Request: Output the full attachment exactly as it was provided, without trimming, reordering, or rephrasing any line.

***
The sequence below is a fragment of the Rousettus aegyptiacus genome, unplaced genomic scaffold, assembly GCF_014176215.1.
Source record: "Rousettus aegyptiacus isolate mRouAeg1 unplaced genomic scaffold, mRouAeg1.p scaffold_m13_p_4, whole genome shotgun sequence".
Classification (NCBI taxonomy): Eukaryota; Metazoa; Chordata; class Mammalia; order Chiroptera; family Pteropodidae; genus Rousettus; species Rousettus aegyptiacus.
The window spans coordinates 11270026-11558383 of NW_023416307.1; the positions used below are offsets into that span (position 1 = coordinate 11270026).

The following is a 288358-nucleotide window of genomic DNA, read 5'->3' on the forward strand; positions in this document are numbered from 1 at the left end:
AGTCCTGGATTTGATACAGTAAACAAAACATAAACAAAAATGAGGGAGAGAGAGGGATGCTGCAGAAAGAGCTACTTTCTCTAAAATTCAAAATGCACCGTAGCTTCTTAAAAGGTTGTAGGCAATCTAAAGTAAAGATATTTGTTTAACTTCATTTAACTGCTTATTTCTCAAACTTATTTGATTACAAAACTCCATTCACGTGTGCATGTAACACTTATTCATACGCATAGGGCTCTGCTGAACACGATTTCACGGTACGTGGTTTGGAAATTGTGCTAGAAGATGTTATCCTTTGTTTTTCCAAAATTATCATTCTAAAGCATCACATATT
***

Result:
The sequence below is a fragment of the Rousettus aegyptiacus genome, unplaced genomic scaffold, assembly GCF_014176215.1.
Source record: "Rousettus aegyptiacus isolate mRouAeg1 unplaced genomic scaffold, mRouAeg1.p scaffold_m13_p_4, whole genome shotgun sequence".
Classification (NCBI taxonomy): Eukaryota; Metazoa; Chordata; class Mammalia; order Chiroptera; family Pteropodidae; genus Rousettus; species Rousettus aegyptiacus.
The window spans coordinates 11270026-11558383 of NW_023416307.1; the positions used below are offsets into that span (position 1 = coordinate 11270026).

The following is a 288358-nucleotide window of genomic DNA, read 5'->3' on the forward strand; positions in this document are numbered from 1 at the left end:
AGTCCTGGATTTGATACAGTAAACAAAACATAAACAAAAATGAGGGAGAGAGAGGGATGCTGCAGAAAGAGCTACTTTCTCTAAAATTCAAAATGCACCGTAGCTTCTTAAAAGGTTGTAGGCAATCTAAAGTAAAGATATTTGTTTAACTTCATTTAACTGCTTATTTCTCAAACTTATTTGATTACAAAACTCCATTCACGTGTGCATGTAACACTTATTCATACGCATAGGGCTCTGCTGAACACGATTTCACGGTACGTGGTTTGGAAATTGTGCTAGAAGATGTTATCCTTTGTTTTTCCAAAATTATCATTCTAAAGCATCACATATT